Near where I work, there are some massive beds of roses. I’m not great with botany, but I believe that they could be a strain of Japanese rose that is now completely naturalised in the UK. The used to grow behind my house as a child. During the summer they smell heavenly and I linger daily on my walk from the car park to the school entrance, just breathing in that scent. It fills me with happy from my head to my toes. I wish I could bottle it somehow as a natural perfume, but I haven’t found a way yet. If you know how – leave a comment, PLEASE!
After the summer holidays I returned to work to find the roses gone, but the rose hips in their place are so beautiful. They look so rosy and cheerful. Shining in the autumn sunshine and tempting me to pick them. But until I know how I can use them, I don’t want to collect any.
I hear that rose-hip syrup is a great way to get Vitamin C. There’s also recipes out there for rose-hip vinegar and rose-hip tea. I wonder if they will taste as heavenly as their flowers smell? If all else fails, I could crack the open and use the little hairs inside as itching powder – that might wake my students up a bit!
Maybe it’s the teacher in me, but I work well with deadlines. If something has to be finished and with my editor or a client by next Tuesday, then it is likely that I’ll be done with it, spell-checking, proof-reading, final presentation checks and all, by Friday evening. It’s the way I’m hard-wired. I like the finality a deadline brings. I like accountability. Ticking completed work off a list gives me a real sense of satisfaction.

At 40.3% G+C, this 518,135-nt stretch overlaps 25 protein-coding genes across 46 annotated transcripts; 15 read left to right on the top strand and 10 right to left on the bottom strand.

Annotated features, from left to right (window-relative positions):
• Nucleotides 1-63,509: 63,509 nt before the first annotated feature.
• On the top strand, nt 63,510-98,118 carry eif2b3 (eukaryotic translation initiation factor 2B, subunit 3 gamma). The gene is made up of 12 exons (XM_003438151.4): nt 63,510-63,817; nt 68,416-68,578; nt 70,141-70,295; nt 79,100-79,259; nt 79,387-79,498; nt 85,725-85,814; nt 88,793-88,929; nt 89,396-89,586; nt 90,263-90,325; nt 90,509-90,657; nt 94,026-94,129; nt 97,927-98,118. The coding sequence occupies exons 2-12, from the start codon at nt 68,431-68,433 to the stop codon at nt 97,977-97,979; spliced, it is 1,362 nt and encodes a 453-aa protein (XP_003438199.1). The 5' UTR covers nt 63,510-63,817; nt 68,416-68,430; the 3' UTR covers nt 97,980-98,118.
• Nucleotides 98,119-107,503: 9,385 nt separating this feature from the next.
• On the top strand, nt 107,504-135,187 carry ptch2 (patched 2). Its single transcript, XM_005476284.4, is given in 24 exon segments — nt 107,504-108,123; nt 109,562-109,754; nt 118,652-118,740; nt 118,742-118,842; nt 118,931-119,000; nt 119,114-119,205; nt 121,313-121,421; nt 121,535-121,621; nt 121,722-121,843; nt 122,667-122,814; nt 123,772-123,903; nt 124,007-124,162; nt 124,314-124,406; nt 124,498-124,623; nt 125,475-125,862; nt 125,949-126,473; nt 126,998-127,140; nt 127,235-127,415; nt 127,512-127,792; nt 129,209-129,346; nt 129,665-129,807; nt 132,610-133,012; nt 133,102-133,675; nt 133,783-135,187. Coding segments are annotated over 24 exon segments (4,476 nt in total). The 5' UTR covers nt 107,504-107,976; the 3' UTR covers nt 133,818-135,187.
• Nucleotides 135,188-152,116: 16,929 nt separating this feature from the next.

However, with personal art or craft projects I become an utter drifter. A complete bum. Jack Kerouac would be proud of me. Maybe it’s a reaction to being professionally deadline oriented, but projects for my own pleasure rarely get finished. I get so inspired by the next idea that I can’t wait to begin it and so I put my current project on the back burner. But then the next must-make item pops into my head, or appears on my Pinterest board and I’m distracted once more. I’ve taken to having Finish-Up Februarys in order to get projects completed and out of my work box as well as off my conscience.
I know I’m not alone because there are threads on most art or craft forums dedicated to works in progress, and most people will happily confess to having several projects on the go at once, some dating back several years! I’m really interested to find out more about the way other artists and crafters cope with unfinished work. Please share your experiences in the comments section below. How many projects do you have on the go at one time? How old is your oldest work in progress? What strategies do you have for getting things finished? Please could also share this page with as many crafters / artists / makers as you know? I’d like to collect as many responses as possible. Thank you!